In my view, the chances of this government getting any deal, let alone a good one, in only 21 months, are minimal. But I think it knows this. The Chancellor Philip Hammond, a lone moderate, pleaded for a transitional deal lasting up to four years. The level of complexity is too much for the UK’s Brexit negotiators, their preparations too poor, and the messaging too self-defeating.

I can therefore only conclude that this government’s plan is to walk out of negotiations, which will, of course, be a catastrophe for the UK. And all for want of a little humility, trust, honesty, organisation and understanding. But the government just couldn’t help itself, could it? The negotiators had to be bloody difficult.


Liked by 1 person

2. irishelectionliterature - August 2, 2017
3. panablogblog - August 2, 2017

The dlr Roger Casement Summer School will be held in the dlr Lexicon, Dún Laoghaire, Thursday 24- Saturday 26. For further information see Facebook: dlr roger casement summer school
and email: dlrrogercasementsummerschool@gmail.com


4. bjg - August 2, 2017

I know I might well be guilty of wishful thinking in saying this. But it could be that the Tories are so unhappy with the 21st century simply because it offers them nothing but the refutation of their beliefs and decline in their power.




WorldbyStorm - August 2, 2017

Good article bjg, too soon to say though? It reminds me of the opinion voiced in a dutch newspaper and quoted in the ITtoday about Trumps new ambassador to that country, ‘is sending a Dutchman to the Netherlands – but he’s a Dutchman from the 1950s’


5. Dermot O Connor - August 2, 2017

I only heard the ‘highlights’ of the infamous Joe Jacob Liveline interview, but holy hell, Kevin Myers on BBC5, this is excruciating!


6. FergusD - August 3, 2017

That is toe curling stuff. He makes all these statements about the behaviours of “Jews”, that are so stereotypical (more accurately racist) and doesn’t see what the problem is with that. He makes himself out to be a victim, it is as if somehow he wasn’t responsible for anything that has happened! He is truly appalling.


7. Gearóid - August 3, 2017

This radio presenter sounds like the annoying flipside of Myers. Irritating, self-righteous.


8. Starkadder - August 4, 2017

This “Baffler” piece doesn’t mention Mevin Kyers, but has some interesting points about the culture that produces people like him:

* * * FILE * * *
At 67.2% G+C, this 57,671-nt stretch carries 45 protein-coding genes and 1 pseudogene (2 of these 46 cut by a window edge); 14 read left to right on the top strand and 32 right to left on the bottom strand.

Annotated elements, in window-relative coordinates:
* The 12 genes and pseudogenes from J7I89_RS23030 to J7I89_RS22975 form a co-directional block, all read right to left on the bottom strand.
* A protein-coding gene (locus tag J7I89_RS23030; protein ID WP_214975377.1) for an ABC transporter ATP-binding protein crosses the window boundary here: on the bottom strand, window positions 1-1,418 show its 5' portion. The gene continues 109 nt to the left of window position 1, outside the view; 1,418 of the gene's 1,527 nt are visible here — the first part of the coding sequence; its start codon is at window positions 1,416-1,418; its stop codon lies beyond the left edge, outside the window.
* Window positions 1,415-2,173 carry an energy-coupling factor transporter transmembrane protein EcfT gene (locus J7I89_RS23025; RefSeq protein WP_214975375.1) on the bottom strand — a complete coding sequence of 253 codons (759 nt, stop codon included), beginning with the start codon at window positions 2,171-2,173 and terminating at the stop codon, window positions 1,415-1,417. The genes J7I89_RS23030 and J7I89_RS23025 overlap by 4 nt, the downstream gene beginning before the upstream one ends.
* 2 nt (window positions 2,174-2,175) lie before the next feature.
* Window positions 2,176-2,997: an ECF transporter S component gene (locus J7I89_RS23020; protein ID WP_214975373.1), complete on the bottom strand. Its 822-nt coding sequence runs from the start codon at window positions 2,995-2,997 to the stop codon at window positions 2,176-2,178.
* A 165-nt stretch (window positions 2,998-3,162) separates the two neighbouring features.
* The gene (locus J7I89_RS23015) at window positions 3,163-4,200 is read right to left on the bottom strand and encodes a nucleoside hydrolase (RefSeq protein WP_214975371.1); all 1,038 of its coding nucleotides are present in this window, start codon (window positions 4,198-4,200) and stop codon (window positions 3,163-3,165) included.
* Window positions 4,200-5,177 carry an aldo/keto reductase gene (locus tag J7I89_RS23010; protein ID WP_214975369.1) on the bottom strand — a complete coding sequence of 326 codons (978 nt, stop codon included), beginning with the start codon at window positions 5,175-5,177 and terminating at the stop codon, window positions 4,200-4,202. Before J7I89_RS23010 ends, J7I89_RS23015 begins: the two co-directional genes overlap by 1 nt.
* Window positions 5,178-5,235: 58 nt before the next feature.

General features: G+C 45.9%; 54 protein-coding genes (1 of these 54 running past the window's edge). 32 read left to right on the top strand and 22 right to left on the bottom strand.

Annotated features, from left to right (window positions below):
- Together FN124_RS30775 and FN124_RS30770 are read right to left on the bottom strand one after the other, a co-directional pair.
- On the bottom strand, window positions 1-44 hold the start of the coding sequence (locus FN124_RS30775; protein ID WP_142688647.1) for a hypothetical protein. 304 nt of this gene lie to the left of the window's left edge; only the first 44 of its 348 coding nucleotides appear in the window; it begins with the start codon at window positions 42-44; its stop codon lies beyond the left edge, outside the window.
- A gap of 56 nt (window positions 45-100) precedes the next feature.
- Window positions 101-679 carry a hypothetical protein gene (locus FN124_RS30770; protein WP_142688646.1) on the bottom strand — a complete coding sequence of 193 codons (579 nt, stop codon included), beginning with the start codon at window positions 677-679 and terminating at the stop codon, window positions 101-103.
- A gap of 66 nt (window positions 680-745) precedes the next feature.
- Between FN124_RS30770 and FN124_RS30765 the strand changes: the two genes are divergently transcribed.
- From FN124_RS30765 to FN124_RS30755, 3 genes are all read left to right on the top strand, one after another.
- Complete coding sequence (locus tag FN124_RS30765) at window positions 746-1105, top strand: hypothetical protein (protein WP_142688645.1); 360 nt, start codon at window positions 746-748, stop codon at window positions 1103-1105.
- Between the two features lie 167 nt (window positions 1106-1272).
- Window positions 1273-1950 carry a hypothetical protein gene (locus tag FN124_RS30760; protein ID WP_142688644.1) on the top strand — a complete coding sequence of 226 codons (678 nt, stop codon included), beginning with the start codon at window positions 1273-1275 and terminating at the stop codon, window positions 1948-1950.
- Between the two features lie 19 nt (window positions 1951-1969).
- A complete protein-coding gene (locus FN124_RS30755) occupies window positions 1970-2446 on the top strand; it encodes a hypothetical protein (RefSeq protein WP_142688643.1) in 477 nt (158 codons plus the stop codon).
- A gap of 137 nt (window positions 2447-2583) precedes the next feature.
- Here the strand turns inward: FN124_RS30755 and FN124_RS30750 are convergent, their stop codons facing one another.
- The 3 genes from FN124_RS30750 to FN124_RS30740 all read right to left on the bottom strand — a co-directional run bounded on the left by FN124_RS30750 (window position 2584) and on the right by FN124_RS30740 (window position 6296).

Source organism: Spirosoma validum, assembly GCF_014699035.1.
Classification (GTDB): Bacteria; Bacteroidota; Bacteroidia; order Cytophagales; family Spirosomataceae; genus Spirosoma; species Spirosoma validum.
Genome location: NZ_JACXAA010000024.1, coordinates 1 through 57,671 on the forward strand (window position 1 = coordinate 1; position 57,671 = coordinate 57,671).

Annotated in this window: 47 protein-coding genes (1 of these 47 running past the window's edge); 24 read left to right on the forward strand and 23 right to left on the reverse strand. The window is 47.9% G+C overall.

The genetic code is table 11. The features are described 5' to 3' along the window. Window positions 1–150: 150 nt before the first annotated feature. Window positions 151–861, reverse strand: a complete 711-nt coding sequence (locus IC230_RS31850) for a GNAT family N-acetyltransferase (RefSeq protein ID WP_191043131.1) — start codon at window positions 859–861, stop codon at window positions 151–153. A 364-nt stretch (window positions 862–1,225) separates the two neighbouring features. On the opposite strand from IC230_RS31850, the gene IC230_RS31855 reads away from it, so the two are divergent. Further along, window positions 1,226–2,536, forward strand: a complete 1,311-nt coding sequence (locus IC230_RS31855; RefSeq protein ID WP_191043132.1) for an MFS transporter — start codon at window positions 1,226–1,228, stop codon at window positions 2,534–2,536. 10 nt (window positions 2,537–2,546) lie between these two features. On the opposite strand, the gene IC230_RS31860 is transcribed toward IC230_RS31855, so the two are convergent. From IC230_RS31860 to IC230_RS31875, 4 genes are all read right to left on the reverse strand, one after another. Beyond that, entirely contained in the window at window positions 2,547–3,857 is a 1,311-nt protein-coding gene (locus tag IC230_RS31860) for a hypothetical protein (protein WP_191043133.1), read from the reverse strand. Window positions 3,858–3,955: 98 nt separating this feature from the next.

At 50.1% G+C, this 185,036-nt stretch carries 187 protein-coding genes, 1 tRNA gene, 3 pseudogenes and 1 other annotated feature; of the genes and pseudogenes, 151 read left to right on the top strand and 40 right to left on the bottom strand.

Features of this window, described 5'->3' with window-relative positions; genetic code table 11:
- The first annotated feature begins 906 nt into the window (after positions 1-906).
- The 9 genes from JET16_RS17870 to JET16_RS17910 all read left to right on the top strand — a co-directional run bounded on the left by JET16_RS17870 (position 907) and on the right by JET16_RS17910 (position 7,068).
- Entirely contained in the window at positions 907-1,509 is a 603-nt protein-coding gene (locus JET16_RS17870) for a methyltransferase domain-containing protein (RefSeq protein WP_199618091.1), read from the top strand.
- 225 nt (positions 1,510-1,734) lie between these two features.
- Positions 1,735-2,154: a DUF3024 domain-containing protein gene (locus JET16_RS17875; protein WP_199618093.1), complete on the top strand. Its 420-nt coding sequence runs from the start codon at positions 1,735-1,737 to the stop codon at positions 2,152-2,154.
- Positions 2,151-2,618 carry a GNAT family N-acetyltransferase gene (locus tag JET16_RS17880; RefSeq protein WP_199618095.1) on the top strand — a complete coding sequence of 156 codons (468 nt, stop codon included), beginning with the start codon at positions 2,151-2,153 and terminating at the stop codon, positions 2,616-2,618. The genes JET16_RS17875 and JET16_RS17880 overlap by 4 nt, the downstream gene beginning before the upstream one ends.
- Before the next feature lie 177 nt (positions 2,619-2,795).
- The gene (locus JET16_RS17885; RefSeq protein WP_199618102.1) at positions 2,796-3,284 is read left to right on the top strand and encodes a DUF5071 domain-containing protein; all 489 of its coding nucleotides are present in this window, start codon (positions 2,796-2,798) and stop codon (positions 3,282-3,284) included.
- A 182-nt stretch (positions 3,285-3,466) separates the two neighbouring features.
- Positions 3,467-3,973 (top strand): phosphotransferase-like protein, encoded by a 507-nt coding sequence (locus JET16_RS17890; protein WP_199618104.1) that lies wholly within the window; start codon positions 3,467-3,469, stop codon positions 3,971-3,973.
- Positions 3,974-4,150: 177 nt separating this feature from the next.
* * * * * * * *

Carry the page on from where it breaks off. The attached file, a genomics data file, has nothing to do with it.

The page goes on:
…this shared belief that every opinion has an equal claim to being right or true leads to the twisted state of things we have today where, say, anti-vaxxer conspiracy theories or climate change denialism are given plenty of media time and mainstream consideration even when it can be shown that some of their claims are verifiably wrong and have serious negative consequences. Stokes, in other words, is on to something here, but the problem goes much deeper.



9. GW - August 4, 2017

Myers – yawn.

Meanwhile the US led NATO presence in Afghanistan is loosing ground and becoming increasingly nakedly pointless.

Except when it comes to private armies like Blackwater making massive profits and the facilitation of systematic child abuse.


10. FergusD - August 4, 2017

The situation in Venezuela is critical. The BBC and most of the MSM back the opposition and portray Maduro as a dictator. This news outlet (I don’t know it’s political outlook) has a different slant, the violence directed against Maduro supporters and government officials, including the army and police:



yourcousin - August 4, 2017

A quick look at the “about us” reveals that it’s a bunch of white lefties from across the world. One doesn’t have to support the opposition to see that cult of the personality coupled with the petro economy is a recipe for disaster.

There isn’t an easy answer for what happened/is happening in Venezuela.


11. Joe - August 4, 2017

See Robbie Keane has signed for Atletico de Kolkata. Apparently, it’s a childhood dream of his come true.


12. Starkadder - August 6, 2017

Controversy rocks Google as a memo written written by a senior Google engineer argues pay differences between male and female employees are due to biological differences. It also claims the company pays too much attention to ethnic diversity:




13. Michael Carley - August 7, 2017

So a student in my (engineering) department who has finished up and is heading back to China called in with a small gift: Edgar Snow’s Red Star Over China. And in chatting informed me that the CCP has quietly banned Volume 5 of the Collected Works of Mao.


14. roddy - August 7, 2017

Is there any way China could now be considered Communist ,Socialist or even left.